what could have been
The news from Ireland is dim and grimmer. It looks like it's leading the way in the collapse. It's sad to think of all of the people who will lose their jobs and their homes there, here, and elsewhere.
But the missed opportunities are sadder to me. Instead of a bubble economy that produced the vertiginous architecture of emptiness that Sam Jacob so eloquently wrote about, a decade without significant work marked only by horrific mcmansions, the excess funds of the bubble could have been used for something far more interesting. The sacrifices were going to come, but for what? Then the sacrifices that people are experiencing now would have been worth something.
If only we could agree that during the next moment of insanity, we will acknowledge its insanity and do things that have lasting significance and value, works that reflect our time. Maybe Dada Capitalism could be the next movement (an aside… this is what comes up on Google for "Dada Capitalism")?
Instead of absorbing into itself, a Dada Capitalist architecture would look out into the world, creating architecture fiction, a term that Bruce Sterling coined after reading this brilliant piece on modernism by J. G. Ballard, to suggest that it is possible to write fiction with architecture.
This is very much like what Robert and I developed for our AUDC studio last fall although sadly were ignorant of the theoretical work by Sterling and Ballard at the time. It might have explained what we were up to for our students although our approach was to turn not so much to science fiction as to ecstatic realism, taking Werner Herzog as our model. In the end, the work wound up being somewhere in between science fiction and documentary film. It'll be up soon, I hope.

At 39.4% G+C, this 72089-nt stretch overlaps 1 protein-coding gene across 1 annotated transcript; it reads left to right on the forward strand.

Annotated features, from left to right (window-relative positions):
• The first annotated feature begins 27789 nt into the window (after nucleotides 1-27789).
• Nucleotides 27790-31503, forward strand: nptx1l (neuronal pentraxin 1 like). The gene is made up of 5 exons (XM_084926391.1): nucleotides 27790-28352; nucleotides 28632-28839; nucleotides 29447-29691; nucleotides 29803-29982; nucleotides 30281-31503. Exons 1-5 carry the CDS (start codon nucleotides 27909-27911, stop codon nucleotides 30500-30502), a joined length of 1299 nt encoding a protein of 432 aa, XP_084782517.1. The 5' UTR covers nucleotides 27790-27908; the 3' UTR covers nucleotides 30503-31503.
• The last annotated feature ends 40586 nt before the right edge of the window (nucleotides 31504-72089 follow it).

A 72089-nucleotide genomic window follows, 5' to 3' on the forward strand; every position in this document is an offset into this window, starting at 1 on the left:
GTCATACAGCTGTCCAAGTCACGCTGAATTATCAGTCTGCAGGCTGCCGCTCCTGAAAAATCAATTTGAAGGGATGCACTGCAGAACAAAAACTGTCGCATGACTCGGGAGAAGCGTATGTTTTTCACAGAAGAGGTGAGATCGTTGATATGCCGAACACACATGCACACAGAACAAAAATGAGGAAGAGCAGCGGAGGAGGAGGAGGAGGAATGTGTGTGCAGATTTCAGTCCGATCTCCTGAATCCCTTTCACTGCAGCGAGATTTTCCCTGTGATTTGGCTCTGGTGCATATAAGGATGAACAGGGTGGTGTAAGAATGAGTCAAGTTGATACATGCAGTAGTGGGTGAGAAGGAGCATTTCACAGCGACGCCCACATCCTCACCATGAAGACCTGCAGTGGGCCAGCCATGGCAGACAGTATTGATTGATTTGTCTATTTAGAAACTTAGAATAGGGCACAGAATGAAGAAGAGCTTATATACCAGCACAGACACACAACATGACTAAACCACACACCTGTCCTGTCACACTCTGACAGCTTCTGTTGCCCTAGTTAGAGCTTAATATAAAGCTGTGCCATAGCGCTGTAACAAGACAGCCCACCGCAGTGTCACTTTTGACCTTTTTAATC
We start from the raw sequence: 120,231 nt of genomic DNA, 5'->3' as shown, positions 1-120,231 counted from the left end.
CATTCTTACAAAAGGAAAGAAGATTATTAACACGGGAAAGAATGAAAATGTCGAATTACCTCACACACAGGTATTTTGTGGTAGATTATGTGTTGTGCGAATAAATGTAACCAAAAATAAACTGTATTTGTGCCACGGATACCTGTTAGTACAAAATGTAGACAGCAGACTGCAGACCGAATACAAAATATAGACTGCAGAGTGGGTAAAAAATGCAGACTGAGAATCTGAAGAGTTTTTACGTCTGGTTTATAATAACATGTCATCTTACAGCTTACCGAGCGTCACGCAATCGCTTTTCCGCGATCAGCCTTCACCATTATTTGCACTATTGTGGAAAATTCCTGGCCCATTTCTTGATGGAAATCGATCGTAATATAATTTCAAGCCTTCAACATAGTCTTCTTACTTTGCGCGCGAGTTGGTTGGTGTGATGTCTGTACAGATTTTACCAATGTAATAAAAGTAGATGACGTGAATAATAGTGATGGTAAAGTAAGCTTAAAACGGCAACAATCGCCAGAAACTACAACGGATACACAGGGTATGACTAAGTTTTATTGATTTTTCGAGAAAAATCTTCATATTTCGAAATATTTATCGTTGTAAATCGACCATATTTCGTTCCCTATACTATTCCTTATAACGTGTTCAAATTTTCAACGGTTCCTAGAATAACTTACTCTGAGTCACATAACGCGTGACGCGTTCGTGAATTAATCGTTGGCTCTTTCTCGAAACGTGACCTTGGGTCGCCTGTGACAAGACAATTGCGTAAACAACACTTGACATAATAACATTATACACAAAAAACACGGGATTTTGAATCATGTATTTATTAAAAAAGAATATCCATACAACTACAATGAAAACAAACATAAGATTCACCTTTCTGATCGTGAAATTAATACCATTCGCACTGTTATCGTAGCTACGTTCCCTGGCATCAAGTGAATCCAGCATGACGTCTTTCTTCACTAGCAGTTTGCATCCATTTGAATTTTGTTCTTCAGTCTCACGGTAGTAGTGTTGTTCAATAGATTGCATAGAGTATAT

So in the future, lets ditch architect as pseudo-engineered performance, be it for form's sake or for an empty Whole Foods greenness. Instead take risks again, let's make ecstastic architecture and architecture fiction, let's re-imagine the world.
For inspiration, take this nest by Benjamin Verdonck, a Dutch artist. More here, including photos and video of Verdonck living in the nest. The last time I was in the Netherlands, in 2003 or so, there was a sense that the architecture movement of the 1990s was finished. I imagine little has changed since then.
What if the young Dutch architects had pursued something like this? I think they would be leading the way again.